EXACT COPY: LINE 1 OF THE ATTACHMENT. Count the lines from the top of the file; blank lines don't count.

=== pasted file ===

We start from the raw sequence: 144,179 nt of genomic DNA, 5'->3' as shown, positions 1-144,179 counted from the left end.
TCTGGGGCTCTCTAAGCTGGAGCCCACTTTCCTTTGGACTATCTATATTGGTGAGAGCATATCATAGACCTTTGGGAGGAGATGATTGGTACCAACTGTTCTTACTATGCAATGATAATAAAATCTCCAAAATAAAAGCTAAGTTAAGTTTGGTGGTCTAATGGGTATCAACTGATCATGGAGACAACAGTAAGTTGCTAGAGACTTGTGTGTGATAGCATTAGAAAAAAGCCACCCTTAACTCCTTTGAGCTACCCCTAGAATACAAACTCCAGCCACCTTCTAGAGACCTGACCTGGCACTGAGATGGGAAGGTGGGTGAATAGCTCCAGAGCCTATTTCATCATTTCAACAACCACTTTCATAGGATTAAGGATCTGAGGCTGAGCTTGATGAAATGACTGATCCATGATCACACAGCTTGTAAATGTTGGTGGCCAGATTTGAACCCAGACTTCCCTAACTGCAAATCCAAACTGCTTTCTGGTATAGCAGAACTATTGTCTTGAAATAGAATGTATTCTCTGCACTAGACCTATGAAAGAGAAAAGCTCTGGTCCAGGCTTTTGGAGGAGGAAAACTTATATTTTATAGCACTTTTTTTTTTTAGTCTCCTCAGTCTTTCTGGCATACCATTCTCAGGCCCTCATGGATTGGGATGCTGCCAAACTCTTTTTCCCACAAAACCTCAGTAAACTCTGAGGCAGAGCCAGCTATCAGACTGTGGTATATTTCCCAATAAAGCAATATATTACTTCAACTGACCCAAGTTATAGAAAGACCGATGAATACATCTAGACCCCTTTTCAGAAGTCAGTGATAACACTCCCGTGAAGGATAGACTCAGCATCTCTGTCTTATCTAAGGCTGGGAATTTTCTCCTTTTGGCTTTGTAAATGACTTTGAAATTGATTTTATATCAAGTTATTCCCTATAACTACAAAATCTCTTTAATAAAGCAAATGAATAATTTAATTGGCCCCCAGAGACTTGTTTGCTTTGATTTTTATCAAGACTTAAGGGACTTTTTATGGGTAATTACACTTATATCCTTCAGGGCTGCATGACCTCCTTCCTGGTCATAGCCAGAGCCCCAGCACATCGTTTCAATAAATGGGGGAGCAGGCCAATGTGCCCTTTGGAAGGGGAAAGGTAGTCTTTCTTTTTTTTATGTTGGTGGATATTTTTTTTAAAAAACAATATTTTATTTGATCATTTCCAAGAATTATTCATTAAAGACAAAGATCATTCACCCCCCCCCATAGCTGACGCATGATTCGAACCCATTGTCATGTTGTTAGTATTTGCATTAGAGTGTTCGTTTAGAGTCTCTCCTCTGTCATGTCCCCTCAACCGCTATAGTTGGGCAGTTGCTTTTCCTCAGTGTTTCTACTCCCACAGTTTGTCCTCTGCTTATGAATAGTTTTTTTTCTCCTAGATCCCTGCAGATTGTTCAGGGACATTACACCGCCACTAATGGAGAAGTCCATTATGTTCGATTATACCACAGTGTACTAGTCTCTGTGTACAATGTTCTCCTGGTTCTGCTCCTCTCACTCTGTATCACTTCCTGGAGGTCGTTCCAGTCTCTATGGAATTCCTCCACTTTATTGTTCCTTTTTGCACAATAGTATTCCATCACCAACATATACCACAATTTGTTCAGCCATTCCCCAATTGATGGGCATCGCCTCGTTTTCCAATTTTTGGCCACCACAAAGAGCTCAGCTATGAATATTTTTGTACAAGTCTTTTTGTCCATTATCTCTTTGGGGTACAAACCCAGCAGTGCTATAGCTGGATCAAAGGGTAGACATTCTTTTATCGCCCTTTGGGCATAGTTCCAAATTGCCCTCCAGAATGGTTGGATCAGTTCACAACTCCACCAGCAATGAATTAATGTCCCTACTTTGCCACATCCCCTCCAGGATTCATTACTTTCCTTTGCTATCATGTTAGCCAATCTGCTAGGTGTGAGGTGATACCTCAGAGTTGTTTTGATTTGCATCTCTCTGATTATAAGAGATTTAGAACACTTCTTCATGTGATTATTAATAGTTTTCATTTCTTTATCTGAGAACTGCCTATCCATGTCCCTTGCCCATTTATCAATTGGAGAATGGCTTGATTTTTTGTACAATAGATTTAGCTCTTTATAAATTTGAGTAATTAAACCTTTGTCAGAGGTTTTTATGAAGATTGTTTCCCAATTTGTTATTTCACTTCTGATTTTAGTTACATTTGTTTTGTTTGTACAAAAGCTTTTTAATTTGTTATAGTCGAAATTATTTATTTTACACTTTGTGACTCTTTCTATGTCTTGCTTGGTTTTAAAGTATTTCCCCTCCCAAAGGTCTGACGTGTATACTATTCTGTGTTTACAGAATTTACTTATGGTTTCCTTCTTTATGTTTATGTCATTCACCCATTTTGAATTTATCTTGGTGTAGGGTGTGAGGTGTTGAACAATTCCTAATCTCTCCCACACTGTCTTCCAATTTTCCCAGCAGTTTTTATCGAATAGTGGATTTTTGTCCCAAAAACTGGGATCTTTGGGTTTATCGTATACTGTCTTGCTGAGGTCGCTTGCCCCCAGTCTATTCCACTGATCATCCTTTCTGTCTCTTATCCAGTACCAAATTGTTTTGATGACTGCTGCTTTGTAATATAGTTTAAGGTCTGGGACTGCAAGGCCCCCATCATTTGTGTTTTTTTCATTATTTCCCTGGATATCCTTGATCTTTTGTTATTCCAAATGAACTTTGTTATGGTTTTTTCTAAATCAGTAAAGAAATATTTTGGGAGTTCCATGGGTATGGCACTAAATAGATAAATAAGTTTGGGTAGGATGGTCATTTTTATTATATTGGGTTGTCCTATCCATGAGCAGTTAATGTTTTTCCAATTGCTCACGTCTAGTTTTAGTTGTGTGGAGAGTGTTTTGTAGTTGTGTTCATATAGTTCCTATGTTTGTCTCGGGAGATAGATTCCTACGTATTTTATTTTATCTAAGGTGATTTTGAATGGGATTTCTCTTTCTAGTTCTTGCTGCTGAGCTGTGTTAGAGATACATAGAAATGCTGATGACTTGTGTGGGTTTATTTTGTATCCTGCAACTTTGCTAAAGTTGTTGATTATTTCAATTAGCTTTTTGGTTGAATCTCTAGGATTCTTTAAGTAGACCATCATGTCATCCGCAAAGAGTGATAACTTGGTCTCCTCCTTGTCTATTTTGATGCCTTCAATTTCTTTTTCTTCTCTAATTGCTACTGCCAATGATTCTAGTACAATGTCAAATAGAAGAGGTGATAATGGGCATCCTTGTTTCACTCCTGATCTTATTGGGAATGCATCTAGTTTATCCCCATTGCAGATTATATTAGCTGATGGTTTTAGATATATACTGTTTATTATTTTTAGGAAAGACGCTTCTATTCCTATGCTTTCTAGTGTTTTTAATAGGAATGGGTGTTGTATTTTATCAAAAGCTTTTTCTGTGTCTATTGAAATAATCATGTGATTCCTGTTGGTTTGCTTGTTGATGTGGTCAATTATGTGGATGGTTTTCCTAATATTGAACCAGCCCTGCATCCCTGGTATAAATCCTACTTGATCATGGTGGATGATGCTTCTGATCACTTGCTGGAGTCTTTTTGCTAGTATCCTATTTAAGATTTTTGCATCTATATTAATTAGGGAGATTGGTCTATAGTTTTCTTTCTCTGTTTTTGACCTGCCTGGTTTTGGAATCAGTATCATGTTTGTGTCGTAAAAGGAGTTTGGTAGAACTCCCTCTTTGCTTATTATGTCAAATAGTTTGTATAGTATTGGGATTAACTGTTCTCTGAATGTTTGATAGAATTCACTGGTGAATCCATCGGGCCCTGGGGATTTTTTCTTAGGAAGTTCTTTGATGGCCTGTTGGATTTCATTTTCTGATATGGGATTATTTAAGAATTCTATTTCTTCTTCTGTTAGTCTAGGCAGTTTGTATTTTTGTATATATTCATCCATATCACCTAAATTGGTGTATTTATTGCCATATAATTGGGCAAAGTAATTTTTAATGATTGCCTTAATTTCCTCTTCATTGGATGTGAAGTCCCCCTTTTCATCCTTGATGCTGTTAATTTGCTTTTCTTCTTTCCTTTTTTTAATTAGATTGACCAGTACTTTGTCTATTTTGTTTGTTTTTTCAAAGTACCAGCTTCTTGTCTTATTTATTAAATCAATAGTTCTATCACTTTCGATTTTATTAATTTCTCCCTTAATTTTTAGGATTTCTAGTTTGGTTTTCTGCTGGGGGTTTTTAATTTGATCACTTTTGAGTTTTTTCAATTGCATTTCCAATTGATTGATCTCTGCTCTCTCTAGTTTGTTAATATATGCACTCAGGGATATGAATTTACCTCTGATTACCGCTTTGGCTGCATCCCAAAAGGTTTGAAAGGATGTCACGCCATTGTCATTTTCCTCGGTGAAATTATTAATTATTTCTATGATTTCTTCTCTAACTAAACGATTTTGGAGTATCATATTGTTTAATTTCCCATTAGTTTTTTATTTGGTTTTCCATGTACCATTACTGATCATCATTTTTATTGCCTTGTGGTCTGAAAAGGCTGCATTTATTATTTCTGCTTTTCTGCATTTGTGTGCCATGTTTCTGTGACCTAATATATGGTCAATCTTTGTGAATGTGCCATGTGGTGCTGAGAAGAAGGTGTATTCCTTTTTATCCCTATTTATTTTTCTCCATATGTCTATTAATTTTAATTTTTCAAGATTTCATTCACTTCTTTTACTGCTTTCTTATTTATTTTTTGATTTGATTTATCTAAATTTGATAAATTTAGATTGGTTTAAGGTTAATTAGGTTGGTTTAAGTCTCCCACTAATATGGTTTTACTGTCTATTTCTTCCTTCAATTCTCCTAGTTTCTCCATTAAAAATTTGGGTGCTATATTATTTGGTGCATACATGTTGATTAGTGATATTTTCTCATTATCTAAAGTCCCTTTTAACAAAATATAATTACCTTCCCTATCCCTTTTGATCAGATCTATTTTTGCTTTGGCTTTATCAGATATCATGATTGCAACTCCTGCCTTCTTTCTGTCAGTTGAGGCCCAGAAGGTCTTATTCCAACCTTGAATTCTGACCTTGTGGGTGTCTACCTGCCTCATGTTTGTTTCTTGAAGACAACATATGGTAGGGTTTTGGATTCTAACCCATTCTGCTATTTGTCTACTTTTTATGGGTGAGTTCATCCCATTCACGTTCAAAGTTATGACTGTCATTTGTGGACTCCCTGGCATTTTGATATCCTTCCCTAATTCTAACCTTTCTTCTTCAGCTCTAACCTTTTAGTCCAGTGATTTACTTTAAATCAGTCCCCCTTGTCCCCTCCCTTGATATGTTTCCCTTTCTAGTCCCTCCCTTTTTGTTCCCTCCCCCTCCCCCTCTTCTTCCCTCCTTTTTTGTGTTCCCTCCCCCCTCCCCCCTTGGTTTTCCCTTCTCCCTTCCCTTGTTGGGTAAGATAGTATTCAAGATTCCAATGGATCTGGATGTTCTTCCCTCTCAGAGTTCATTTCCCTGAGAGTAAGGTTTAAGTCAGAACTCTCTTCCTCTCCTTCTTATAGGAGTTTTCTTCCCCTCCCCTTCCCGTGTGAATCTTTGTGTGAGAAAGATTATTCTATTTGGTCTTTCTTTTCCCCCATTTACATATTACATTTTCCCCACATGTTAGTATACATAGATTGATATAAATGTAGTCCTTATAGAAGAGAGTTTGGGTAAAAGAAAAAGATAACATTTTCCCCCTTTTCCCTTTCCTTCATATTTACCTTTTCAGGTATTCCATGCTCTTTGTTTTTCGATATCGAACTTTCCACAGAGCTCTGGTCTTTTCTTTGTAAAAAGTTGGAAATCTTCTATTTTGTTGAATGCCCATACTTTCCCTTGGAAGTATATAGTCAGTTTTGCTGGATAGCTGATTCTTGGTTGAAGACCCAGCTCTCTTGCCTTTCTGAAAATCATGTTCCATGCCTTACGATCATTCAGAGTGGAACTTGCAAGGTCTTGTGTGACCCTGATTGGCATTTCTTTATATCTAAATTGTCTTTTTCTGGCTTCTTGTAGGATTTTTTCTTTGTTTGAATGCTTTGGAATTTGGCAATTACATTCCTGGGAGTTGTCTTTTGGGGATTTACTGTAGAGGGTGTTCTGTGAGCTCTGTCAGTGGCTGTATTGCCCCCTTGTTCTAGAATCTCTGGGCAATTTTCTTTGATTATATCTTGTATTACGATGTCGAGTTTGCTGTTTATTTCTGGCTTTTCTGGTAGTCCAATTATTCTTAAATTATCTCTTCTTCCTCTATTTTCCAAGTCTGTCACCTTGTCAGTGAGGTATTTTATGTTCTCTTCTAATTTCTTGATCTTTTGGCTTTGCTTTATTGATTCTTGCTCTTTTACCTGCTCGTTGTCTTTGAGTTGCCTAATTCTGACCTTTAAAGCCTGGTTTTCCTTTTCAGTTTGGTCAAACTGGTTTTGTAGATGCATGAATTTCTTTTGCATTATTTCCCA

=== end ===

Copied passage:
We start from the raw sequence: 144,179 nt of genomic DNA, 5'->3' as shown, positions 1-144,179 counted from the left end.